A Good Home

Myrtle the Purple Turtle

I’m moved by what my daughter Lauren – who inspired Myrtle’s story — has to say on her blog this week.

laurenreyesgrange_cynthiareyes_blackdoll

Lauren Reyes-Grange, Digital Marketer

My first childhood memory of school was being bullied by my peers for having a black doll. I was 4 years old and my black cabbage patch doll Quentin, was in my opinion, the bees knees.. until some kids in my class called him dirty and said they wouldn’t play with me if I had Quentin with me. This hurt – a lot.

My 4-year-old self believed Quentin was a character in his own right and his skin colour resembled so many people in my family. But wanting to fit in and make friends, I started leaving Quentin at home and eventually my parents caught on. I don’t remember much from that time but I do remember feeling like I didn’t belong, that I was different and there was something wrong with me that made me different. You can read more about the story here, but what the…

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48 thoughts on “Myrtle the Purple Turtle”

  1. I am glad to hear Lauren stuck to her guns and asked for that P.J. Sparkles black doll. And such a wonderful book resulted from her experience, although I am quietly crying about what she went through at school.

    Stereotypes of any kind can be a horrible thing for a child to deal with. Your posts on Myrtle remind me of an incident that happened when I was in 2nd Grade. About that time, I think it was Lays Potato Chips that started including medallions of astronauts in the bags of chips. I was fascinated by the thought of being an astronaut and traveling to the stars. Then there came to inevitable question to the class from the teacher about what did we want to be when we grew up. When my turn came up, I said I wanted to be an astronaut. Immediately, silence fell, and all the children turned and looked at me as if I were from another planet. I was told being an astronaut was only for boys. I was crushed, and felt like an outsider and a freak. That sort of thing happened from time to time over the years, but I have been pleased to watch stereotypes start to fall, one at a time. Change comes slowly for our species. We have along way to go.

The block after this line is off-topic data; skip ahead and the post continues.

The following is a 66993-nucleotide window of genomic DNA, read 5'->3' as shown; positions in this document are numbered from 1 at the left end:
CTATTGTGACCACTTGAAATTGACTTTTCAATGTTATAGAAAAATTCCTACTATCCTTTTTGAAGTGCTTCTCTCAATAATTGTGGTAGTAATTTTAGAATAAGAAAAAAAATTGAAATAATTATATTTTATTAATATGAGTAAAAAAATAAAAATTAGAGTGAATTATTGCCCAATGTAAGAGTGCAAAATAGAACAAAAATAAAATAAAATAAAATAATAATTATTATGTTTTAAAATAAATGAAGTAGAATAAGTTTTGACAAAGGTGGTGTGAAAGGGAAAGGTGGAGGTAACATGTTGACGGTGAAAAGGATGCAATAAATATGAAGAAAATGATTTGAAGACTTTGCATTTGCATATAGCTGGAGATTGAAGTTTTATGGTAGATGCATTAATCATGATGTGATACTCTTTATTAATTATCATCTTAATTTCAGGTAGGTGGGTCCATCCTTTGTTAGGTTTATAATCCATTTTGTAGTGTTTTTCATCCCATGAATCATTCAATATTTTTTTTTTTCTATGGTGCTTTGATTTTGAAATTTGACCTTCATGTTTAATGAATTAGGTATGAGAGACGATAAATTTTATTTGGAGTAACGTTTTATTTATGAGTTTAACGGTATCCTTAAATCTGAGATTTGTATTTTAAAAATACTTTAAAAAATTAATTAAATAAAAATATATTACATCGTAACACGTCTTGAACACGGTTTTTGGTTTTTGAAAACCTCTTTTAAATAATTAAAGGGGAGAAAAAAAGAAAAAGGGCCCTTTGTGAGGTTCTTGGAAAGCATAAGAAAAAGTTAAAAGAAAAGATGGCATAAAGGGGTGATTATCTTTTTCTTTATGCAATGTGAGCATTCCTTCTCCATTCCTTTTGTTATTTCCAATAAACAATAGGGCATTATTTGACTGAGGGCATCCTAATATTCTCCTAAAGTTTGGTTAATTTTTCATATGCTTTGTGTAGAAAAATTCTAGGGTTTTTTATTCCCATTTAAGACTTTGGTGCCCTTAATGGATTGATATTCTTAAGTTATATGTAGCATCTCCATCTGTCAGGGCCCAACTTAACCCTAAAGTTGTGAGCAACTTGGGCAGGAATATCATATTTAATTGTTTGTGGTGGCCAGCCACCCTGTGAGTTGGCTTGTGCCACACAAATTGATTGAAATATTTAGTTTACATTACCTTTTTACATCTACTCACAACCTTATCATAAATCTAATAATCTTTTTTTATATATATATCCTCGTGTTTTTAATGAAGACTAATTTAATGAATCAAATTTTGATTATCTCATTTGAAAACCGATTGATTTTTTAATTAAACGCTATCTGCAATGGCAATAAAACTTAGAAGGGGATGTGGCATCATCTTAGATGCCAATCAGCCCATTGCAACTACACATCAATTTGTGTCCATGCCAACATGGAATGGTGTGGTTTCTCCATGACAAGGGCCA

https://www.space.com/31616-nasa-first-female-astronauts-anniversary.html

    1. “I have been pleased to watch stereotypes start to fall, one at a time. Change comes slowly for our species.” You’re a wise woman, Lavinia. It’s remarkable how, reading your childhood experience, a lump came to my throat. I could actually see the young Lavinia in the classroom and feel a hint of the hurt you felt. Yes, there have been many changes – for us, the lucky ones — and so many changes still to be made. I’m sad for every life’s dream dashed by punitive role expectations, and all the people whose great talent was never put to use. My mother put her work into her children because of the opportunities she was denied. When people asked me, after the accident, why I kept trying to return to work, kept trying to do my part, how to explain that to them? I’m so grateful to the earlier generations who had to endure such a tough time but kept going.